To this St. Peter adds a passage from the thirty-fourth Psalm, in the three following verses; and in this we may observe how the very words of the Psalm seem to kindle and brighten with a sort of Divine fire, when the Apostle makes use of them, from the example and the Spirit of Christ with which they are full, far beyond what the Psalmist knew of when he spake them.  For he that will love life and see good days; he that longeth after that life which is to be found with Christ in God; whose heart is set on the many days of eternity; to see the goodness of the Lord in the land of the living; to behold in the beatific vision Him Who alone is good.  Let him refrain his tongue from evil, and his lips that they speak no guile! even after the example of Him “Who did no sin, neither was guile found in His mouth.”  Let him eschew evil, he says from the Psalmist, and do good; let him seek peace and ensue it.  For the eyes of the Lord are over the righteous, and His ears are open unto their prayers.  But the face of the Lord is against them that do evil. 

It is the earnest and daily fulfilment of these things which keeps with us the good Spirit of God, so that His ears are open unto our prayers, nay, more, that He gives us a heart to pray; that the eyes of Jesus Christ are upon us, filling our souls with the light of His countenance, and that peace which passeth all understanding.  And what more awful and terrible can be declared of those who neglect these things than this, that “the face of the Lord is against” them? 

And who is he that will harm you, adds St. Peter, if ye be followers of that which is good?  And why this fear of evil men?  why all this struggling against them with so much unloving suspicion of men and distrust of God?  for who has any power to harm you, if ye be followers of that which is good?  or, as it might be explained, if ye imitate and try to walk in the steps of Him Who was Good.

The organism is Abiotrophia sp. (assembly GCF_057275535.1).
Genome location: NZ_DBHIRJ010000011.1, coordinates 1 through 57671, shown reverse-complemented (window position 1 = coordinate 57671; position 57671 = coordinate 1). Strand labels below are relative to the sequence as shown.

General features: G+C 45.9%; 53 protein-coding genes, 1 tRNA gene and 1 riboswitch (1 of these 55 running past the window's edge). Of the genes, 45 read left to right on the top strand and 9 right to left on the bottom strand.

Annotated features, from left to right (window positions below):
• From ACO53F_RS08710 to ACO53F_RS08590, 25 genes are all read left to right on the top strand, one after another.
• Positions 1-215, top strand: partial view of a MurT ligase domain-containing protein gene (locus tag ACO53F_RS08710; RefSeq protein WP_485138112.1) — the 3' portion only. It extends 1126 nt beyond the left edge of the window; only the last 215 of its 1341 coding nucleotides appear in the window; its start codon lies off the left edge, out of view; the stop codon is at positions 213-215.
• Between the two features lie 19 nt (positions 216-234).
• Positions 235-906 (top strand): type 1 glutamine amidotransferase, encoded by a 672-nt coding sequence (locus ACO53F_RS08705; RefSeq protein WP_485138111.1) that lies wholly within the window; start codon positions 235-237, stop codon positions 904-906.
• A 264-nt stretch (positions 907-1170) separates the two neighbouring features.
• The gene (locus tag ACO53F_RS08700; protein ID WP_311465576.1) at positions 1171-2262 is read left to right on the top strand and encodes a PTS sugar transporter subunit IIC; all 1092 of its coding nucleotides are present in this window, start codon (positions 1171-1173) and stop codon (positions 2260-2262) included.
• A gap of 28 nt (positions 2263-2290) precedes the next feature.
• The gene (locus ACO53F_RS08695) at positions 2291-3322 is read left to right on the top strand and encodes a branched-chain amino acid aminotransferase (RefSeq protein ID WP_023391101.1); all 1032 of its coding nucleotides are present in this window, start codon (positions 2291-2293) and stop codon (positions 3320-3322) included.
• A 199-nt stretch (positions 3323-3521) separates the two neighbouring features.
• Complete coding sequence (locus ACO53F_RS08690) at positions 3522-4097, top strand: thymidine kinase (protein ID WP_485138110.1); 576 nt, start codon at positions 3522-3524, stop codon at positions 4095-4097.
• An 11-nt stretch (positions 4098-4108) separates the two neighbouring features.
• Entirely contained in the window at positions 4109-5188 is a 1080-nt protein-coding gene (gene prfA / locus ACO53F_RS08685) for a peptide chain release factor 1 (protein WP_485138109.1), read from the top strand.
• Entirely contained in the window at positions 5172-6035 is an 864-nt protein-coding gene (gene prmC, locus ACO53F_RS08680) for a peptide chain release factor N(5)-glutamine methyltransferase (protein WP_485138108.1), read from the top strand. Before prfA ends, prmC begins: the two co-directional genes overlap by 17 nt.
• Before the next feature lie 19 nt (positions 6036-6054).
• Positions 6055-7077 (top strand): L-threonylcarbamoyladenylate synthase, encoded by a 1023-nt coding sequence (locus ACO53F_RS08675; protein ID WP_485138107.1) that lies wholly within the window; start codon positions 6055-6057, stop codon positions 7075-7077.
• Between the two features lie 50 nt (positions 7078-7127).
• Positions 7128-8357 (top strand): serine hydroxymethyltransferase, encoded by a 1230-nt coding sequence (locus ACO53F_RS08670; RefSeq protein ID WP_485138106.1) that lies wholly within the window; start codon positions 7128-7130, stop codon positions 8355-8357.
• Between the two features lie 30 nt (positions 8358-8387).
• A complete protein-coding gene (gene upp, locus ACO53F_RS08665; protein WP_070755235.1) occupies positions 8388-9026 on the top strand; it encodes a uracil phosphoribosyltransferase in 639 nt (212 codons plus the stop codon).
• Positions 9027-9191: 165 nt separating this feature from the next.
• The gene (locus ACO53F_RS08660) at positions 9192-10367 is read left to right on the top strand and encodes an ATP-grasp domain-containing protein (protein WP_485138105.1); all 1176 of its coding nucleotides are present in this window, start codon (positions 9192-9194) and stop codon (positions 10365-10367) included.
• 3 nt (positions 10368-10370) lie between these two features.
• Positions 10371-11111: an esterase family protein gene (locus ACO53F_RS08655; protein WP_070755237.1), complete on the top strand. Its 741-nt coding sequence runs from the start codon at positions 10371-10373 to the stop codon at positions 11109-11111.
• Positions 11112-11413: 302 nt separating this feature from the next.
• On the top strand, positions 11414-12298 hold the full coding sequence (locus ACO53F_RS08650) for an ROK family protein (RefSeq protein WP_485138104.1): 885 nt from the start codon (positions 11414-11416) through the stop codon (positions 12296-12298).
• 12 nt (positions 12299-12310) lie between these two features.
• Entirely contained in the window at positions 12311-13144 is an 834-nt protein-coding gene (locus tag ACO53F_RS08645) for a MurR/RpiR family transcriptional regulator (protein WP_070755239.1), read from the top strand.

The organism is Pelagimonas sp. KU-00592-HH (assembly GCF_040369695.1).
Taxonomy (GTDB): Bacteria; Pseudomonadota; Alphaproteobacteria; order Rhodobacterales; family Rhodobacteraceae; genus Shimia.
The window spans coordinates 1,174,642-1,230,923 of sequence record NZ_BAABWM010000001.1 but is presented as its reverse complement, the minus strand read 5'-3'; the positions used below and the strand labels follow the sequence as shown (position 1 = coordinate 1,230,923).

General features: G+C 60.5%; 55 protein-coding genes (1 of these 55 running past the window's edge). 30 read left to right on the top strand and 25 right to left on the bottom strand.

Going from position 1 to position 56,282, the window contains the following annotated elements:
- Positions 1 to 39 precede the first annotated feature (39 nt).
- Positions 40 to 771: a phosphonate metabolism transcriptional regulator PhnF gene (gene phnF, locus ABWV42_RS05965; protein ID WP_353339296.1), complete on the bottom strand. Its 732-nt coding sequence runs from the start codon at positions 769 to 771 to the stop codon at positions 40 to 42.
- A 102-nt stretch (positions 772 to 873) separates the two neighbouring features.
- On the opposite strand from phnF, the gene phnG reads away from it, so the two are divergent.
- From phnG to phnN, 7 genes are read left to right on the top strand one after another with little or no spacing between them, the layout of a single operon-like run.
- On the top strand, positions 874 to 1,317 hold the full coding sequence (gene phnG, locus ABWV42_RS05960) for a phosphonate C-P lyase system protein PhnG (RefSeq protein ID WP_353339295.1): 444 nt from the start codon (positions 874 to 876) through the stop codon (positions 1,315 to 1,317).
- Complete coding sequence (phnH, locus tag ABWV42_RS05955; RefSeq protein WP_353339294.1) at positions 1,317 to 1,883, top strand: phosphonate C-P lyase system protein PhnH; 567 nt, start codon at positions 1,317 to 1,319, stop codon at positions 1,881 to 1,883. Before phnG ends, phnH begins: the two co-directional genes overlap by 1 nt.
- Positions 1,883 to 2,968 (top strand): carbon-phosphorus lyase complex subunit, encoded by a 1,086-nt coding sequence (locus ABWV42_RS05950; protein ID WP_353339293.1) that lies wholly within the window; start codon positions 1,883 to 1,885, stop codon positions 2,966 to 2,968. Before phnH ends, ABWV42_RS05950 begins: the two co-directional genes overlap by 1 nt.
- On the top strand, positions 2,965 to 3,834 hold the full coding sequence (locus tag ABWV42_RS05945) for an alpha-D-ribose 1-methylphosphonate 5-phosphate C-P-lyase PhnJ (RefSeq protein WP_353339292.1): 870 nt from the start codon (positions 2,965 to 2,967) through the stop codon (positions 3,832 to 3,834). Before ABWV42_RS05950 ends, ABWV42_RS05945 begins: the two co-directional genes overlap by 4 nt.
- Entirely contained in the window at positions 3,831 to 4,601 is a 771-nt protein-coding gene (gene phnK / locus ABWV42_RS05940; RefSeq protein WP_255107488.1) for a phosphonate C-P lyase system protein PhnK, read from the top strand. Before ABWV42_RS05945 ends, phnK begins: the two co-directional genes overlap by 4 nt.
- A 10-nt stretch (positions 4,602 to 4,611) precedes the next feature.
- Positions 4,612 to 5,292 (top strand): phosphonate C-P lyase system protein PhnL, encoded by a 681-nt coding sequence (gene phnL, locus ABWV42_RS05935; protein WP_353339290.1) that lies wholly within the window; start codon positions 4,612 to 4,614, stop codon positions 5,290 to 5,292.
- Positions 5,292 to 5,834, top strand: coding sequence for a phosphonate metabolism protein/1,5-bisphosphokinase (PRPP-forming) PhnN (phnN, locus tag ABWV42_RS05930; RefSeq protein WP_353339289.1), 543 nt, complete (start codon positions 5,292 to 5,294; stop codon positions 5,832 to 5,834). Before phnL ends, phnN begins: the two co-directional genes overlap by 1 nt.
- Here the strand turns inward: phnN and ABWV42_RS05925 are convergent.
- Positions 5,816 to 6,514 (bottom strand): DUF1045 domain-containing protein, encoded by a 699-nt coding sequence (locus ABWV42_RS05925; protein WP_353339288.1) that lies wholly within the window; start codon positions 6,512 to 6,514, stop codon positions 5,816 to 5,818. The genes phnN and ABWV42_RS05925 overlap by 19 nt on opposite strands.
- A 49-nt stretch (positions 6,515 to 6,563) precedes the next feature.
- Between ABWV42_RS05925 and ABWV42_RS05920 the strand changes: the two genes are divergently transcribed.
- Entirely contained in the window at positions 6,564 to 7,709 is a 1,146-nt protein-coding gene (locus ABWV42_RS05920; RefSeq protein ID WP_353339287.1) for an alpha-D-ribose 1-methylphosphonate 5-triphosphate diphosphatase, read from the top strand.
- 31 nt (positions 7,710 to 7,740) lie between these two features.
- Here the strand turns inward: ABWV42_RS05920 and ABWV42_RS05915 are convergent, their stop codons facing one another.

But then an answer to this will immediately arise in the heart, Are we not told that all who will live godly in Christ Jesus must suffer persecution?  is it not following the example of Christ, which will bring upon us, we are assured from His own words and from all experience, the hatred and enmity of the world, as it did on Christ Himself?  What security, therefore, is this of which the Apostle speaks in following what is good?  To which St. Peter seems to say, Of course I allow that, I take all that for granted; but what then?  I said, “ Who is he that will harm you?” can such enemies harm you? can they touch a hair of your head while you are in God’s favour and keeping? far from it.  As for suffering persecution for righteousness, I look not on that as harm, but, on the contrary, as the very crown of joy and well-doing; if this is the worst ye can expect, then great indeed is your happiness.  But and if ye suffer for righteousness’ sake, happy are ye: and be not afraid of their terror, neither be troubled; but sanctify the Lord God in your hearts.  Let all your care be to keep your heart in the love and the fear of God, and then you need not be apprehensive of those things which are without. 

And now to proceed to the Gospel for this Sunday.... 

(for the second part, on the Gospel.)